Generator Transfer Switch Melt Down/Fire Hazard

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Kirk

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Some of the current runs through every part of the available paths.
That is what they taught us in basic electricity when I was training to be come an electrical service tech. That was a long time ago, but I'm pretty sure that it hasn't changed. But, Loctite is not an insulator so it really doesn't matter.
 

Isaac-1

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Are you sure Loctite is not an insulator, there is a lot of information online that says it is, though I am not sure how authoritative it is.
 

JayArr

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I measured two screws on a terminal block and got 0.01 ohms

I put Loctite on two screws and put them back into the terminal block and still got 0.01 ohms.

I'm pretty sure it doesn't affect continuity.
 

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NSRV

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The plug being damaged would not cause the other problem. It sounds like your loose connection was on the generator side. If it was the connection to the shore power cord and had been replaced that could have been when the problem began but a damaged plug would not cause it.
As far as I remember just the plug was replaced on the end of the cable, no other issues were found or had.

As for loc-tite: Being a automotive technician, I don't like to use loc-tite on anything that isn't designed for loc-tite (usually only used on certain brake caliper bolts and other misc. fasteners.) While electricity will take the path of least resistance, I would also think that the loc-tite may inhibit the continuity path all together, but I could be wrong, I don't favor loc-tite, unless absolutely needed.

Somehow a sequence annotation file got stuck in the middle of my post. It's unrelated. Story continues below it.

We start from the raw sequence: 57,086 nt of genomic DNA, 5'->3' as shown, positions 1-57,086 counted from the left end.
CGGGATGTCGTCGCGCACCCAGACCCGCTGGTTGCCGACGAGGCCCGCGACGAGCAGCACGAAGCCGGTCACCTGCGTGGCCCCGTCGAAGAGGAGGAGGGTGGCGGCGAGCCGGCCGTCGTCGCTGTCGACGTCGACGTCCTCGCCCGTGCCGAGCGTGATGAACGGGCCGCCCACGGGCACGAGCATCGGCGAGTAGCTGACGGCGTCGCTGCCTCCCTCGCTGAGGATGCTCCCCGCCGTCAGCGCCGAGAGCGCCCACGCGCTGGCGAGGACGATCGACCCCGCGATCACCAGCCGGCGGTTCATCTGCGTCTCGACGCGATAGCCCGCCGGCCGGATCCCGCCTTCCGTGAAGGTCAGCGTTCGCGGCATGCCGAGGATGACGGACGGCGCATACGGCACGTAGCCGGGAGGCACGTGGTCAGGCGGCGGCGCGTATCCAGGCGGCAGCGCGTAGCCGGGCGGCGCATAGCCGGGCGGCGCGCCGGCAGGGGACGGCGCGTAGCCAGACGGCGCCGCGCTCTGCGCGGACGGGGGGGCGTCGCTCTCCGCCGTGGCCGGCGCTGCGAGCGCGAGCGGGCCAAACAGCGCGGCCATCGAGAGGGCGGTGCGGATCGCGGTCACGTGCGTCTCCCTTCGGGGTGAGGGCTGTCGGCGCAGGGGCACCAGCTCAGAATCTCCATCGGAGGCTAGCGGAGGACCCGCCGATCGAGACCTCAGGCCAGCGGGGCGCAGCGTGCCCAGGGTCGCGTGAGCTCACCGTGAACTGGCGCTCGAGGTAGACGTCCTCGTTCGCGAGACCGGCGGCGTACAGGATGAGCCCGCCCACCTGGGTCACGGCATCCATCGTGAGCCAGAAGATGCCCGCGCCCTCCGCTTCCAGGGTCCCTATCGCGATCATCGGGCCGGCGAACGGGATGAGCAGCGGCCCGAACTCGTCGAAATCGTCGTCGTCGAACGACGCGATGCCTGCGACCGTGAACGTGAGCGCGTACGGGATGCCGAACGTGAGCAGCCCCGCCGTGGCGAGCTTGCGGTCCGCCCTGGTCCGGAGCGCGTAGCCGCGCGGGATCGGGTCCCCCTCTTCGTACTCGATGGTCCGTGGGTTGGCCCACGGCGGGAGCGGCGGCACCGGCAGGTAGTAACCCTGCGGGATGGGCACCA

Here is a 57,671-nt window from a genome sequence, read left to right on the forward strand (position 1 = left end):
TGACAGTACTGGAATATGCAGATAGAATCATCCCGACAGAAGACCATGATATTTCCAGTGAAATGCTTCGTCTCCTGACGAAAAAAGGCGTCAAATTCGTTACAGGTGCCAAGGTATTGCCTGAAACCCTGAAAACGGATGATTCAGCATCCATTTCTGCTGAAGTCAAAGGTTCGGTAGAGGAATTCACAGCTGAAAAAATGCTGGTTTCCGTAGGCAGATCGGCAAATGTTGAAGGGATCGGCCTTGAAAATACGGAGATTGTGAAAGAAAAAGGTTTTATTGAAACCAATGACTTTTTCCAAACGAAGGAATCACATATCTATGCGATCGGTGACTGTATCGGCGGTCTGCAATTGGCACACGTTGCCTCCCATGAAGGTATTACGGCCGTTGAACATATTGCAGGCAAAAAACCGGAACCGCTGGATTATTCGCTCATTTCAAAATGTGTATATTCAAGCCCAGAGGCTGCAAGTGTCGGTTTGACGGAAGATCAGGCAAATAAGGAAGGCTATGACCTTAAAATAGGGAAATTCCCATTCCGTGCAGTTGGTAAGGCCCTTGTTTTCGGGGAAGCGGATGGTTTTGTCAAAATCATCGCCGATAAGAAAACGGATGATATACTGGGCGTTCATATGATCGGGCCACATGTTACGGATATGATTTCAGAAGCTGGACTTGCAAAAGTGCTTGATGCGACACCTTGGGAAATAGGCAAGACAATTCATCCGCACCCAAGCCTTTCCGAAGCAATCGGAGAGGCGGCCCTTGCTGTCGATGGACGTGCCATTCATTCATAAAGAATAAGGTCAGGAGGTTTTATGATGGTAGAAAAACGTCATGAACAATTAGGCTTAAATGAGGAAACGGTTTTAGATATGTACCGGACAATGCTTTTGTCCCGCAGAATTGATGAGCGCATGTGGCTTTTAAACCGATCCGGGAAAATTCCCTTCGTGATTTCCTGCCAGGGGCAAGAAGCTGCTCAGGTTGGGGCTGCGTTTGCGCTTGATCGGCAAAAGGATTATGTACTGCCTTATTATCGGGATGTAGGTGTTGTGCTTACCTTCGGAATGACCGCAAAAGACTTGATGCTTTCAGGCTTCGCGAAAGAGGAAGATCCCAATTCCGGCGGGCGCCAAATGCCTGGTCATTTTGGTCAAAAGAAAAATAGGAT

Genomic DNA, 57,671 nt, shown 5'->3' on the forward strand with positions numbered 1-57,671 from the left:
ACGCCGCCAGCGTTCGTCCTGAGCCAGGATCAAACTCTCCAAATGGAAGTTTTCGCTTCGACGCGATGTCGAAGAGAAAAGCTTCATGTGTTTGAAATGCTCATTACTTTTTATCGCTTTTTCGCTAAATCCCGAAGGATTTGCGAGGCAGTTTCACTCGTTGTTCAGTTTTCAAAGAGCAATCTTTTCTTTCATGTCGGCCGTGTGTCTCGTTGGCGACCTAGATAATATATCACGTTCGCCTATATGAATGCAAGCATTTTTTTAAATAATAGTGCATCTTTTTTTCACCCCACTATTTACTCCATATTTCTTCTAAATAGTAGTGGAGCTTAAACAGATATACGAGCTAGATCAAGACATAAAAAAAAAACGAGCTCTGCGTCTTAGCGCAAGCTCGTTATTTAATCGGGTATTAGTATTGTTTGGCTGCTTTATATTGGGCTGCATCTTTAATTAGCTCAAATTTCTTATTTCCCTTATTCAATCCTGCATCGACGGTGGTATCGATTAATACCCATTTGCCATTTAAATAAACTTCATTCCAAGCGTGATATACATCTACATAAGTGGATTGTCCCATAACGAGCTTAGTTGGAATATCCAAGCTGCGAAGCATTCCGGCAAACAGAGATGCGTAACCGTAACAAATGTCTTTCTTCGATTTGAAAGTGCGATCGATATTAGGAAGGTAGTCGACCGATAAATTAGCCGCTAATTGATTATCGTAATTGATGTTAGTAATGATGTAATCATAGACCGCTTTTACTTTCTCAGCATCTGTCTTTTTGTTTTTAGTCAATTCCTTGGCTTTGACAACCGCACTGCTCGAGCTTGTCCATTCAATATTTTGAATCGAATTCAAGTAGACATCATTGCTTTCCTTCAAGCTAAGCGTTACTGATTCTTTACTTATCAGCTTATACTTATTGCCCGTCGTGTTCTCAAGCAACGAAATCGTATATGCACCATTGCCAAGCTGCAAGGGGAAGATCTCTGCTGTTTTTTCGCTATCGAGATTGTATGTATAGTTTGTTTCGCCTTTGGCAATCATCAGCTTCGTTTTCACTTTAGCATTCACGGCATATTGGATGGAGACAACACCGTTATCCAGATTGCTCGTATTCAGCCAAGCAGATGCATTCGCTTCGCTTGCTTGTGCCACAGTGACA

ChasA

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And a little more. Electricity doesn't travel through a wire, it travels on a wire or connector. That's right- on the outside surface. That's why a cable with many very thin wires can carry more current than a cable with fewer but larger wires.
 

Lou Schneider

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And a little more. Electricity doesn't travel through a wire, it travels on a wire or connector. That's right- on the outside surface. That's why a cable with many very thin wires can carry more current than a cable with fewer but larger wires.
Skin Effect only holds true at RF frequencies, not at very low frequencies used in power transmission (50 or 60 Hz). There it is strictly the resistance of the conducting material that determines how much power it can handle.

On the other hand, microwave RF systems are at such high frequencies that skin effect is the only means of conduction. They actually use waveguides which are just hollow pieces of pipe or ducting to get the energy from one end to the other.
 

JayArr

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Ahh, I remember microwave class, we set up a long set of waveguides to do some labwork and Rudy was watching us from the end of the lab bench. He started to get fidgety, then he grabbed his crotch and said "why are my balls so hot"

Turns out we forgot to put the end cap on the waveguide, we had been microwaving his nuts for the last five minutes.

I lost track of Rudy after college, I wonder if he ever had kids...
 

CharlesinGA

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50 miles south of Atlanta, GA
Remember, your RV, be it a motor home or trailer, is going thru a magnitude 7 earthquake every time you roll down the road. Stuff gets shaken loose. When an RV is new to you, you should go thru every electrical connection on it, and tighten every screw. After that, depending on the amount of use every year or couple of years, it would be a good thing to do.

Charles
 
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